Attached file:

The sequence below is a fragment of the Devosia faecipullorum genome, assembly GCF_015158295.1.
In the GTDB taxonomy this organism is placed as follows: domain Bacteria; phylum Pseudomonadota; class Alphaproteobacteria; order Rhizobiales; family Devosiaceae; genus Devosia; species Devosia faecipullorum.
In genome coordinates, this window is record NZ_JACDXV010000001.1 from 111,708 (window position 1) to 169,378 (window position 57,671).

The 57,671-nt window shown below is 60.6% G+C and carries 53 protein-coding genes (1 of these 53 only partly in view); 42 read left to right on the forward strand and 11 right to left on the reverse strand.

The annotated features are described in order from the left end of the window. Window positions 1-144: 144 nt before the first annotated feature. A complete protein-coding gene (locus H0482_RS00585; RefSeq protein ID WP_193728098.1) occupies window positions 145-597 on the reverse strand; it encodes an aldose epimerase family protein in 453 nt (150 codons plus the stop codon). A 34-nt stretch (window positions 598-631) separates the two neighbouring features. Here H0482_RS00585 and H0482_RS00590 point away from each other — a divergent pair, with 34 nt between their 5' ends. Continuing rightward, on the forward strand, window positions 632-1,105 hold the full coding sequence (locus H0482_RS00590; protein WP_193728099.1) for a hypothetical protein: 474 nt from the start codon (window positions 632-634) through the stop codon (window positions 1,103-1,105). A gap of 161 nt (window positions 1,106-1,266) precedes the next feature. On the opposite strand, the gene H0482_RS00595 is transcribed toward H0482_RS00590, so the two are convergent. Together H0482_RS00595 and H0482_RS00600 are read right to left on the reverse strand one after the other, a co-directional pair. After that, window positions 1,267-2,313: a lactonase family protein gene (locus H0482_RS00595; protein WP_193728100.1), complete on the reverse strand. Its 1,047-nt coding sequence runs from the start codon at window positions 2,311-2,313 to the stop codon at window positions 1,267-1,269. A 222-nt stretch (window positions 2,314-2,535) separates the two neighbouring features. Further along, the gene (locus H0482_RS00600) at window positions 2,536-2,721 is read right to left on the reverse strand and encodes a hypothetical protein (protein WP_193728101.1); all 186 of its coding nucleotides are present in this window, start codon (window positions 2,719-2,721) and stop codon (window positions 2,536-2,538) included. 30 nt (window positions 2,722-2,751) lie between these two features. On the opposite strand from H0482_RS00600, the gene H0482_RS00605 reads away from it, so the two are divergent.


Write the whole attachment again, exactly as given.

The sequence below is a fragment of the Devosia faecipullorum genome, assembly GCF_015158295.1.
In the GTDB taxonomy this organism is placed as follows: domain Bacteria; phylum Pseudomonadota; class Alphaproteobacteria; order Rhizobiales; family Devosiaceae; genus Devosia; species Devosia faecipullorum.
In genome coordinates, this window is record NZ_JACDXV010000001.1 from 111,708 (window position 1) to 169,378 (window position 57,671).

The 57,671-nt window shown below is 60.6% G+C and carries 53 protein-coding genes (1 of these 53 only partly in view); 42 read left to right on the forward strand and 11 right to left on the reverse strand.

The annotated features are described in order from the left end of the window. Window positions 1-144: 144 nt before the first annotated feature. A complete protein-coding gene (locus H0482_RS00585; RefSeq protein ID WP_193728098.1) occupies window positions 145-597 on the reverse strand; it encodes an aldose epimerase family protein in 453 nt (150 codons plus the stop codon). A 34-nt stretch (window positions 598-631) separates the two neighbouring features. Here H0482_RS00585 and H0482_RS00590 point away from each other — a divergent pair, with 34 nt between their 5' ends. Continuing rightward, on the forward strand, window positions 632-1,105 hold the full coding sequence (locus H0482_RS00590; protein WP_193728099.1) for a hypothetical protein: 474 nt from the start codon (window positions 632-634) through the stop codon (window positions 1,103-1,105). A gap of 161 nt (window positions 1,106-1,266) precedes the next feature. On the opposite strand, the gene H0482_RS00595 is transcribed toward H0482_RS00590, so the two are convergent. Together H0482_RS00595 and H0482_RS00600 are read right to left on the reverse strand one after the other, a co-directional pair. After that, window positions 1,267-2,313: a lactonase family protein gene (locus H0482_RS00595; protein WP_193728100.1), complete on the reverse strand. Its 1,047-nt coding sequence runs from the start codon at window positions 2,311-2,313 to the stop codon at window positions 1,267-1,269. A 222-nt stretch (window positions 2,314-2,535) separates the two neighbouring features. Further along, the gene (locus H0482_RS00600) at window positions 2,536-2,721 is read right to left on the reverse strand and encodes a hypothetical protein (protein WP_193728101.1); all 186 of its coding nucleotides are present in this window, start codon (window positions 2,719-2,721) and stop codon (window positions 2,536-2,538) included. 30 nt (window positions 2,722-2,751) lie between these two features. On the opposite strand from H0482_RS00600, the gene H0482_RS00605 reads away from it, so the two are divergent.